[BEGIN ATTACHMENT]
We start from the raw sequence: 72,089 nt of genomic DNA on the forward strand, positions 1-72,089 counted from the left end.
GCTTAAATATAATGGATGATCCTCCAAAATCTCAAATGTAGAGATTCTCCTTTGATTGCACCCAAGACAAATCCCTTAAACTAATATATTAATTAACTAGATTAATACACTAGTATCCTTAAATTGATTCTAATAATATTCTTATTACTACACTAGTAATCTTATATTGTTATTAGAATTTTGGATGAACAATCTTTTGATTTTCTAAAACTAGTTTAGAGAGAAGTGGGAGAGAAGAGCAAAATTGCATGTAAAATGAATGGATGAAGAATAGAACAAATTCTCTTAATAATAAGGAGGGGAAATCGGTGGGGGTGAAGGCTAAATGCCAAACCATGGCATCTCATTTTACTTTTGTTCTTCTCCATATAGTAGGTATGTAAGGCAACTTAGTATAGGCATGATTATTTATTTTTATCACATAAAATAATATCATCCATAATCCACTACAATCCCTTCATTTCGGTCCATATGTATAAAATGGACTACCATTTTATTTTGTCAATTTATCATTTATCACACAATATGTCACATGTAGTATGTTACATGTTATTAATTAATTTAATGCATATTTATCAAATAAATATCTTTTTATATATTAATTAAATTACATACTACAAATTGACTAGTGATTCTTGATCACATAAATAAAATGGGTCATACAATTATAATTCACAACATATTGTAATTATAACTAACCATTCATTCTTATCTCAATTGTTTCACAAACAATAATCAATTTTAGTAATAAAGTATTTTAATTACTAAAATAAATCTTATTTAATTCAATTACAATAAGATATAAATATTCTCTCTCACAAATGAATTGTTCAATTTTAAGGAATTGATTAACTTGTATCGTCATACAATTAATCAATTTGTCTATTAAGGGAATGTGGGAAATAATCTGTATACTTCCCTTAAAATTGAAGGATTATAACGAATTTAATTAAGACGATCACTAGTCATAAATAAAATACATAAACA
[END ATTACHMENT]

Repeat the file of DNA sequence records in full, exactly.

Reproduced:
We start from the raw sequence: 72,089 nt of genomic DNA on the forward strand, positions 1-72,089 counted from the left end.
GCTTAAATATAATGGATGATCCTCCAAAATCTCAAATGTAGAGATTCTCCTTTGATTGCACCCAAGACAAATCCCTTAAACTAATATATTAATTAACTAGATTAATACACTAGTATCCTTAAATTGATTCTAATAATATTCTTATTACTACACTAGTAATCTTATATTGTTATTAGAATTTTGGATGAACAATCTTTTGATTTTCTAAAACTAGTTTAGAGAGAAGTGGGAGAGAAGAGCAAAATTGCATGTAAAATGAATGGATGAAGAATAGAACAAATTCTCTTAATAATAAGGAGGGGAAATCGGTGGGGGTGAAGGCTAAATGCCAAACCATGGCATCTCATTTTACTTTTGTTCTTCTCCATATAGTAGGTATGTAAGGCAACTTAGTATAGGCATGATTATTTATTTTTATCACATAAAATAATATCATCCATAATCCACTACAATCCCTTCATTTCGGTCCATATGTATAAAATGGACTACCATTTTATTTTGTCAATTTATCATTTATCACACAATATGTCACATGTAGTATGTTACATGTTATTAATTAATTTAATGCATATTTATCAAATAAATATCTTTTTATATATTAATTAAATTACATACTACAAATTGACTAGTGATTCTTGATCACATAAATAAAATGGGTCATACAATTATAATTCACAACATATTGTAATTATAACTAACCATTCATTCTTATCTCAATTGTTTCACAAACAATAATCAATTTTAGTAATAAAGTATTTTAATTACTAAAATAAATCTTATTTAATTCAATTACAATAAGATATAAATATTCTCTCTCACAAATGAATTGTTCAATTTTAAGGAATTGATTAACTTGTATCGTCATACAATTAATCAATTTGTCTATTAAGGGAATGTGGGAAATAATCTGTATACTTCCCTTAAAATTGAAGGATTATAACGAATTTAATTAAGACGATCACTAGTCATAAATAAAATACATAAACA